You’ve probably heard them all before – you may have even believed some of them. Whether you know someone with fibromyalgia or suffer from it yourself, you’ve probably been exposed to myths about the condition. Though awareness is spreading and the medical field is gaining new insights into fibromyalgia – many of these early myths or misconceptions are still being perpetuated.
While some misconceptions may always persist, it is important to separate fact from fiction. Knowing the facts about fibromyalgia can help the sufferer understand his/her condition better and help the outside observer to be more understanding towards friends or loved ones with fibromyalgia.
Lets take a look at five of the most common myths or misconceptions about fibromyalgia:
It’s All In Your Head
Perhaps the biggest misconception among those who don’t suffer from fibromyalgia is that the condition is all in the head of the sufferer – meaning that they believe the symptoms are imagined. They may think that a simple change in attitude and injection of positive thinking can eliminate the problem.
While they’re wrong that the symptoms are merely a figment of the imagination, there is some truth to fibromyalgia being “all in your head” – though it’s not what you might think. According to Connie A. Luedtke, R.N., nursing supervisor at the Fibromyalgia and Chronic Fatigue Clinic at Mayo Clinic in Minnesota, “In people who have fibromyalgia, the brain and spinal cord process pain signals differently. As a result, they react more strongly to touch and pressure, with a heightened sensitivity to pain. It is a real physiological and neurochemical problem.”
Pain is the only symptom
Another myth about fibromyalgia is that pain is the only symptom. Though the widespread pain is perhaps the most common – and debilitating – symptom, it is only one of many. Other symptoms of fibromyalgia can include:
- Chronic Fatigue
- Irritable Bowel Syndrome (IBS)
- Menstrual cramps
- Difficulty concentrating and memory loss (Fibro Fog)
- Insomnia and other sleep related problems
- Morning stiffness
- Numbness or tingling
Unfortunately, these symptoms can play off of each other and further aggravate the problem. For example, the constant pain and fatigue associated with fibromyalgia often cause increased stress on the sufferer. This heightened level of stress or anxiety, in turn, exacerbates the pain and fatigue. Breaking this cycle can be difficult – but with the right tools and treatment many have managed to reduce its impact and improve their quality of life.
Only middle-aged women get fibromyalgia
Though fibromyalgia appears to be most prevalent in middle-aged women, it can and does affect people outside of that demographic. Fibromyalgia can affect anyone – regardless of age or gender. Research indicates that among women as young as 20 years of age and as old as 80 years of age have been affected.
Men aren’t immune from fibromyalgia either. In fact, researchers in this German study were unable to find any relevant gender differences in the clinical picture of FMS. According to that study, men suffering from the condition reported a smaller duration of widespread pain – perhaps suggesting that men may be less inclined to seek medical advice or treatment as their pain levels/duration may be smaller.
Fibromyalgia isn’t treatable
One myth that is common, even among those with fibromyalgia, is that it isn’t treatable. While there may not be a known cure for fibromyalgia yet – many of its symptoms are still treatable. Through treatment many fibromyalgia patients have been able to reduce the severity of their symptoms and in some cases even find complete relief from the pain.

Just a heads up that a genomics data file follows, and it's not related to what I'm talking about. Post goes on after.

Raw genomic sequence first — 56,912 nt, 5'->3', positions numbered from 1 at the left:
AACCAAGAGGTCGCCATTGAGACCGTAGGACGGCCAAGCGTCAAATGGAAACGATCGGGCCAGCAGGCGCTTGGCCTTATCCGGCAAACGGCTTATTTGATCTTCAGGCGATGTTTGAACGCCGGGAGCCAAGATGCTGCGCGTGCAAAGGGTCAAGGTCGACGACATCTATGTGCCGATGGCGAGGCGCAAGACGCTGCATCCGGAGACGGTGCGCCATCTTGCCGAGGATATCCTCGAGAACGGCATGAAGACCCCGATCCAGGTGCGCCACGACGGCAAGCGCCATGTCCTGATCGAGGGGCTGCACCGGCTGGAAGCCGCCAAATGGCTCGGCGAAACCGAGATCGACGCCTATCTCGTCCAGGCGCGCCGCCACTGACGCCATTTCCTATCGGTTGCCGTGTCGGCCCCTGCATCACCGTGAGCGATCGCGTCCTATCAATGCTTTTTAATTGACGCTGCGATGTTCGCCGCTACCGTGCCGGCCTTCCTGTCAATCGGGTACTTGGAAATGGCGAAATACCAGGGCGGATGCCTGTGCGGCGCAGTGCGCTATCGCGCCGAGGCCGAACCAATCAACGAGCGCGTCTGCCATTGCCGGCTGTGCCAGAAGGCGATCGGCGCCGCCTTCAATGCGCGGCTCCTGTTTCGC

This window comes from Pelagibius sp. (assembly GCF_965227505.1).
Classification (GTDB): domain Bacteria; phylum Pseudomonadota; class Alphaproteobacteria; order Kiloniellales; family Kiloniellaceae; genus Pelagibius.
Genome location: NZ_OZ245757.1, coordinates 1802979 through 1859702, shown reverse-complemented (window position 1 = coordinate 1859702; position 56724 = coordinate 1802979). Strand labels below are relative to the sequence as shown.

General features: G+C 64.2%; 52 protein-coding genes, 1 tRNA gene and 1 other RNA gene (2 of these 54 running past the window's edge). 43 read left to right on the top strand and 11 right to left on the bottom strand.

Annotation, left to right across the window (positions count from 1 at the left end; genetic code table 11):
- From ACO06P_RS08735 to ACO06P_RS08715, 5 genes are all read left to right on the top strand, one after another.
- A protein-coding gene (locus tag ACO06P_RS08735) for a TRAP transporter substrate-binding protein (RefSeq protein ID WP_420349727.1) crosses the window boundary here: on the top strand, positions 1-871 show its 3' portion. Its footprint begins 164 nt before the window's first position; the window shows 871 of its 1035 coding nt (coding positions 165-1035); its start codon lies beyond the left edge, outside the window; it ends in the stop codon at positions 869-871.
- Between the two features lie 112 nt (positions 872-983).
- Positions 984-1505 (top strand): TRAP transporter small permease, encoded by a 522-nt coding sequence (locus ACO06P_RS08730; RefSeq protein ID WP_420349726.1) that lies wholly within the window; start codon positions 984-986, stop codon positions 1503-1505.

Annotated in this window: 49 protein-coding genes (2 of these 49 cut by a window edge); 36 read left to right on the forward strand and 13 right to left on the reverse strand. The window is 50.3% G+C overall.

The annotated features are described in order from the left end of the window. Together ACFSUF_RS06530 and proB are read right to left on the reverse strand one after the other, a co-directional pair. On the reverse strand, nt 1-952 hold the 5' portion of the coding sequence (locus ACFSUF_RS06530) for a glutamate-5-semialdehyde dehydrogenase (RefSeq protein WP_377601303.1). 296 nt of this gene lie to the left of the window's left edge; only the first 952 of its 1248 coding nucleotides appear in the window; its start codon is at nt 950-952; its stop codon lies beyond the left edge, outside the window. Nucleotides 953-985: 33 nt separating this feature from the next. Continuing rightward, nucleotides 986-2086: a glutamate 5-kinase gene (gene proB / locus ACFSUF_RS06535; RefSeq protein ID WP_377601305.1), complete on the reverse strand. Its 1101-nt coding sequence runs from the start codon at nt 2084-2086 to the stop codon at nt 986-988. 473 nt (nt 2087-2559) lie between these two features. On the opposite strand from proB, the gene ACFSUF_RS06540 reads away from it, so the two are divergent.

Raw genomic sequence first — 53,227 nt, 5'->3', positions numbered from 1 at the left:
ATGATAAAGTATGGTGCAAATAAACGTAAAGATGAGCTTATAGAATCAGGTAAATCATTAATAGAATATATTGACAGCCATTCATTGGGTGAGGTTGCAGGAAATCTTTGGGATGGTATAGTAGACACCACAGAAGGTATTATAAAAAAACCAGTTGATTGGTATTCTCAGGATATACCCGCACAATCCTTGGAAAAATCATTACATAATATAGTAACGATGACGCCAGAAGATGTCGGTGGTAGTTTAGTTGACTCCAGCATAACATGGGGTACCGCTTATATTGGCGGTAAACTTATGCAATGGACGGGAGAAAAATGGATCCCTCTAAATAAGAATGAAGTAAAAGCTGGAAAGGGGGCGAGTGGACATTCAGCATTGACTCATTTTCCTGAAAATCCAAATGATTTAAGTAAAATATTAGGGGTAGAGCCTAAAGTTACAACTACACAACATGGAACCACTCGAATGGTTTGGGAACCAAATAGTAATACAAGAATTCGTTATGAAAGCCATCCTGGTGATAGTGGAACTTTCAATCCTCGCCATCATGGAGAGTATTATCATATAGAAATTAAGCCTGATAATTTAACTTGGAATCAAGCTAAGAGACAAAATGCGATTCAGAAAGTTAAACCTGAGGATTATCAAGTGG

Treatment options for fibromyalgia can run the gamut. They can include prescription medications, diet or nutritional supplements, low impact exercises like yoga and alternative therapies such as acupuncture, massage or biofeedback. Working with an understanding doctor to explore the various treatments can make a significant impact on your symptoms.
Unsure of what treatments are used for fibromyalgia? Check out these 5 Common Treatments for Fibromyalgia
Fibromyalgia isn’t a real diagnosis
Some people still believe that fibromyalgia isn’t a real diagnosis. They believe that fibromyalgia is a last ditch diagnosis given only when doctors are have exhausted all other attempts to come up with another diagnosis. Some refer to this as a “garbage-can diagnosis”.
The reality is that fibromyalgia is a real disorder – but due to its complexity and wide range of symptoms it can be difficult to diagnose. According to the National Association of Disability Examiners, the average duration between treatment and actual diagnosis of fibromyalgia is seven years. While it may take years before a proper diagnosis is given – this doesn’t mean the diagnosis isn’t real.
As the medical community continues to research and understand fibromyalgia, tests and procedures for more quickly diagnosing the disorder will improve – leading to shorter durations between first treatment and diagnosis. Even so, the medical and research communities have made great strides in recent years. In 2010 the American School of Rheumatology released a new set of criteria for diagnosing fibromyalgia and measuring the severity of symptoms. Researchers are continuing to make new headway in understanding and treating this difficult condition.
Knowing the truth about fibromyalgia is important for furthering awareness and giving both insiders and outsiders alike an accurate perception of this often-misunderstood condition. Dispelling the myths about fibromyalgia can help improve the lives of fibromyalgia patients by removing preconceived notions that may be holding them back from getting help. It can also increase the compassion and understanding of non-sufferers – resulting in better support from friends and loved ones.